34. 34. A StrAtegy for tAckling the chAllenge of chronicity in the BASque country POLICY II. Prioritisation of health promotion and the prevention of illness. Objective A considerable number of chronic illnesses and their risk factors can be prevented and, consequently avoided. once they are present, their early diagnosis and detection often enables their progression and their negative and disabling effects to be limited. the objective of this policy is to create a framework of action, including proactive prevention measures and health promotion actions with regard to chronic illnesses, aimed at the different levels of the population pyramid: both for the healthy and for those persons with risk factors, as well as those who are already suffering from one or more chronic illnesses, but always emphasising an integral population approach. Context and focus Specifically, some risk factors such as the consumption of tobacco, alcohol, or other drugs, lack of physical activity, a badly balanced diet or unhealthy working conditions can be controlled, thereby avoiding the appearance and progression of a high proportion of many chronic illnesses. the aim, therefore, is to put tried and tested measures and interventions into action with the aim of preventing chronic illnesses. interventions will be combined both at an individual level and at the level of patient groups and risk groups. the proposal of specific interventions for health promotion and prevention of chronic illnesses must, necessarily, take into account the available scientific evidence. thus, the use of information systems and risk stratification of the attended population may be of great benefit when it comes to carrying out interventions at a more efficient level. health promotion actions must be aimed at raising awareness and informing the citizens about their health, at improving their lifestyle habits, at raising their awareness with regard to certain risk factors. As far as prevention actions are concerned, these must be introduced both at primary and secondary level care, stressing the usefulness of early detection in primary care and the capacity for contention of progression of the illness in secondary care. Specific results resulting from the policy will be an integrated set of prevention and health promotion actions of proven effectiveness in the Basque country, both at primary and secondary level, aimed at target groups of patients according to the results of the stratification. these actions should significantly reduce the prevalence of chronic illnesses and the deterioration in health of those patients who suffer from them. POLICY III. Promoting the active role of the citizens, encouraging their responsibility in the management of their disease and in patient autonomy Objective Promoting the increasing role of the citizen in dealing with chronicity. on the one hand, with self-care on the part of the chronic patients and their carers, as an essential lever to reach personalised based care with the necessary support of the healht care system at all levels. Self-care requires the active participation of the patients and their carers in administering healthcare and in the process of making informed decisions which are agreed on with the doctor, the patient and the carer. on the other hand, it requires their active participation in their own health promotion and the prevention of the appearance and development of chronic illnesses.32
  35. 35. A StrAtegy for tAckling the chAllenge of chronicity in the BASque countryContext and focuscare which is focussed on the individuals places them at the centre of their own healthcare, converting them into active patients and administrators of their own state of health.however, the traditional role of the patient and the carer in the health system is passivewith all the responsibility and knowledge centred on the doctor. this traditional role is upto a point coherent from the point of view of acute illnesses in which immediate anddecisive action is required in the case of a complex episode in which the patient onlyoccasionally participates. A chronic procedure, however, has long reaching effects andrequires intervention over a long period of time. Moreover, the patient or carer hasconsiderable influence over the effectiveness of the treatment and the progression of theillness depending on the rigour with which the treatment is adhered to and the lifestyleof the patient (e.g. tobacco, exercise, obesity).therefore, it is crucial to change the conventional role of the passive patient, receivingcare from the system, to that of an active patient/citizen, accountable for their own careand illness prevention.of course, the degree of participation and accountability of patients and carers is different,depending on the type and complexity of the process, the level of independence, andthe social-health situation of the patient. in any case, all patients and carers have theopportunity to participate in their care to an extent, as patients can be supported in thedevelopment of specific skills and resources in order to maximize their capability for self-care.Specific resultsthe specific result of this policy will be an array of interventions and tools which will enableself-management and promote the accountability of patients with regard to their owncondition. these interventions and tools will be incorporated into the daily clinical routineof the health professional –and in that of the social workers when relevant- and will be easilyaccessible and extensively used by the patients and their carers, with the support of patientsassociations. the eventual consequence will be a stricter level of adherence to the treatmentand lifestyles necessary to control and prevent the illness, and a more efficient use of theresources of the health and social systems.POLICY IV. To guarantee continuous care through the promotion of a multi-disciplinarycare programme, co-ordinated and integrated between the different services, carelevels and sectors.Objectivecare for citizens suffering from chronic pathologies involves numerous health care providersin different scenarios, such as Primary, Secondary and tertiary care, medium and longstay rehabilitation centres with a focus on acute and sub-acute cases, mental healthcentres, the social-health sector, health at work, community organizations and ngos,etc.integration and continuity in the provision of care are essential elements with which toguarantee that the necessary services are received at the right time and in the right way,optimizing health results and improving the experience of “the journey through the system”,in a process which begins with initial prevention and goes beyond the worsening of achronic illness until the point at which rehabilitation permits the citizen to resume a normallife. from the professional point of view, the target is to promote coordination to avoidduplication and to reach optimum management with regard to transitions between carelevels. 33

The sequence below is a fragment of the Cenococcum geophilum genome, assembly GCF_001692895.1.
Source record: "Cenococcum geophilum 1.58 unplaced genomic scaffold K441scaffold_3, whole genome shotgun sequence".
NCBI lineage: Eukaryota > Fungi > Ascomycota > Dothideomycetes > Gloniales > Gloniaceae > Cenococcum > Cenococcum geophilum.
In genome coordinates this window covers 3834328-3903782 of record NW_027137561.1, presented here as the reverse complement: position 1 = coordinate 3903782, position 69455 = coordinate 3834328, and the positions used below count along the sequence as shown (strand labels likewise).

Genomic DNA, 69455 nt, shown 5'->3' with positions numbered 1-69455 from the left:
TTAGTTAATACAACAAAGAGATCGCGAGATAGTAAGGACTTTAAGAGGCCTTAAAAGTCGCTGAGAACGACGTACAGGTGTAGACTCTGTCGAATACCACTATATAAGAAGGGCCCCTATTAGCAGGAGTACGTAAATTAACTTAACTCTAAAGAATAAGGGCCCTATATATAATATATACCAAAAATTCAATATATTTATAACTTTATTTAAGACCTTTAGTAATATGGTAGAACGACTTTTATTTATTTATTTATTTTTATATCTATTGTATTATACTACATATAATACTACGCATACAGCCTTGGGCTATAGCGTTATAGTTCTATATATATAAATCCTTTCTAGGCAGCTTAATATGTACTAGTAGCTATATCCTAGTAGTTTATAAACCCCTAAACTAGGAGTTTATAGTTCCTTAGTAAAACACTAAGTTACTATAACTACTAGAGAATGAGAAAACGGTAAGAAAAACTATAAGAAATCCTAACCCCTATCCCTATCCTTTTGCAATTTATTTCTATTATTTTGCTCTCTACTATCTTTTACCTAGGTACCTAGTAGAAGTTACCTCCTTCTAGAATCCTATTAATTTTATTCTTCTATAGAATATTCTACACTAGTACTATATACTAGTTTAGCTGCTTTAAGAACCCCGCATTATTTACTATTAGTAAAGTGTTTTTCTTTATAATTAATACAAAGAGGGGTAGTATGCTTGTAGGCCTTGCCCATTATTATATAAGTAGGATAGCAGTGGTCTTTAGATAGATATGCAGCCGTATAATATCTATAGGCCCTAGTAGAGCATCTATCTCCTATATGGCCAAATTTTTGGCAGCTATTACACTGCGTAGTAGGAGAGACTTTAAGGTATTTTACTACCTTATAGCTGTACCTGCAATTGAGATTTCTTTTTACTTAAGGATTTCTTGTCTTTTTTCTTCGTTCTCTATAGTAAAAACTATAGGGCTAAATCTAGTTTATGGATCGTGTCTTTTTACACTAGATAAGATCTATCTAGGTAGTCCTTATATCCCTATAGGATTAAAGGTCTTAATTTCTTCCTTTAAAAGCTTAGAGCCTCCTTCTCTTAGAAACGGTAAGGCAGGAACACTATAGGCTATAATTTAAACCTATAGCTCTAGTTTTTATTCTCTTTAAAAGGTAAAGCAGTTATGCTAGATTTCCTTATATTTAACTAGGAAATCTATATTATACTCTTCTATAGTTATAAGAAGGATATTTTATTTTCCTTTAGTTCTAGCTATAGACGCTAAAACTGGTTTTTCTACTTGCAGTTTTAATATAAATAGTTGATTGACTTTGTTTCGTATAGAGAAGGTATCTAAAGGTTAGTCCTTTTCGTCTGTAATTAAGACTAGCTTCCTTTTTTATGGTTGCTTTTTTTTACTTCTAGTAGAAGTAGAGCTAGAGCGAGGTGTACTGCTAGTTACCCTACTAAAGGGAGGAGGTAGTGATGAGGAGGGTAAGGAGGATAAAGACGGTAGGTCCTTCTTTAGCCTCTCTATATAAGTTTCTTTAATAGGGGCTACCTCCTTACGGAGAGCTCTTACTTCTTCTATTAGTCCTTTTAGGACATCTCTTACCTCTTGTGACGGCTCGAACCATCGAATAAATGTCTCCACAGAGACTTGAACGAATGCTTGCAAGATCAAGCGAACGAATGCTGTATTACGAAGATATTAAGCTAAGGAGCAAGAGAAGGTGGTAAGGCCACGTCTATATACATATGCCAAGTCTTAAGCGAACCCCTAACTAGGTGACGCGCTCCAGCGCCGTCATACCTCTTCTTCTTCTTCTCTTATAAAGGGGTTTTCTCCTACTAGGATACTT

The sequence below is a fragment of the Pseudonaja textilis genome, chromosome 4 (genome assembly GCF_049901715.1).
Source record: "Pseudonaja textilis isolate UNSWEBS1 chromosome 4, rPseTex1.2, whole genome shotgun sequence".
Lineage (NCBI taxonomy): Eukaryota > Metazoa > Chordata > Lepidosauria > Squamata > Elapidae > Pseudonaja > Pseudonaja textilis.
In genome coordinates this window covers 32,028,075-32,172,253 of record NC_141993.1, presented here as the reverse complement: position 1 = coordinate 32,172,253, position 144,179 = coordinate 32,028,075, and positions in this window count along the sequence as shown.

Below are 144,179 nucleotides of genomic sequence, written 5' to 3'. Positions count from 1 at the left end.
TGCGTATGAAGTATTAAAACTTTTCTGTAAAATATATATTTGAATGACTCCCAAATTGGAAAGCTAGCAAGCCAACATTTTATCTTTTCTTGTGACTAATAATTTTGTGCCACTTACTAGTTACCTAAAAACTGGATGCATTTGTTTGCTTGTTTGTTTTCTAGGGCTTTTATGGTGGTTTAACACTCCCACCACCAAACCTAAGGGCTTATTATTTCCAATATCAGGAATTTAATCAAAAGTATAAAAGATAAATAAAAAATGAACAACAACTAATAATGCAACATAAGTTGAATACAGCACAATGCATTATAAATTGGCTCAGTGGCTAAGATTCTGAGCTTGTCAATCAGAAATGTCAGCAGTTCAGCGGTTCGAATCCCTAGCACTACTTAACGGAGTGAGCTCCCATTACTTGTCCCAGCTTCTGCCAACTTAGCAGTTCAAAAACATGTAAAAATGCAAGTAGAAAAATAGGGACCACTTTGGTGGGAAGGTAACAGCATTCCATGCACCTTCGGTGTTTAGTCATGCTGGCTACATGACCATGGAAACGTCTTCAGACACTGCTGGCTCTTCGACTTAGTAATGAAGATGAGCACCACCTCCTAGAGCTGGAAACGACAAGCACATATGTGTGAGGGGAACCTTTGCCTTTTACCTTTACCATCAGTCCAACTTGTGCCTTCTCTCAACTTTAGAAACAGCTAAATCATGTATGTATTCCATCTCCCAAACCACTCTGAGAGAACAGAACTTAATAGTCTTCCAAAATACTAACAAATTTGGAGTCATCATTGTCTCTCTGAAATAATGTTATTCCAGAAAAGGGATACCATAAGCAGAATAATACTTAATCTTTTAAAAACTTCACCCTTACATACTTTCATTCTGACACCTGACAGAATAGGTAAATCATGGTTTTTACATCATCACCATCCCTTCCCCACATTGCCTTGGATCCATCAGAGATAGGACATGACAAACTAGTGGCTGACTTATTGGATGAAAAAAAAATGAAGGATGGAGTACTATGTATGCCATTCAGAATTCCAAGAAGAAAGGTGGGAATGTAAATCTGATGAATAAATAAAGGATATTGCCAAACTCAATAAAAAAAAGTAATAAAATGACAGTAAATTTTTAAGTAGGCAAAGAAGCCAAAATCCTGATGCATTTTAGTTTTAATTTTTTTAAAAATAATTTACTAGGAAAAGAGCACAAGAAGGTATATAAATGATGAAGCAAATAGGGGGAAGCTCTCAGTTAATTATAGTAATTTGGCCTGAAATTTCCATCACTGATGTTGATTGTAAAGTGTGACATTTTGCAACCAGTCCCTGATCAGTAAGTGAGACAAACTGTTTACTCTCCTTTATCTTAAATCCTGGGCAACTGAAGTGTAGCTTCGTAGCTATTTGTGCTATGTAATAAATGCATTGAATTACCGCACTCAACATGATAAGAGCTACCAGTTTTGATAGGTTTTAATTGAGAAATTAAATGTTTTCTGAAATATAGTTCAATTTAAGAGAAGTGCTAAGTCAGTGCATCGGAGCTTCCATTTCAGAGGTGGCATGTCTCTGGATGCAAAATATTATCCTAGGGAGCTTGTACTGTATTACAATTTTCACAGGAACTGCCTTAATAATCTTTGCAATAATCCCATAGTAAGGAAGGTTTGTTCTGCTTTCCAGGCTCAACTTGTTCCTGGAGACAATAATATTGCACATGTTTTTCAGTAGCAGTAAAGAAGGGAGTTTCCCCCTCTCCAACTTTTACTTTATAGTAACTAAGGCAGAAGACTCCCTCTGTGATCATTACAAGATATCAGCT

×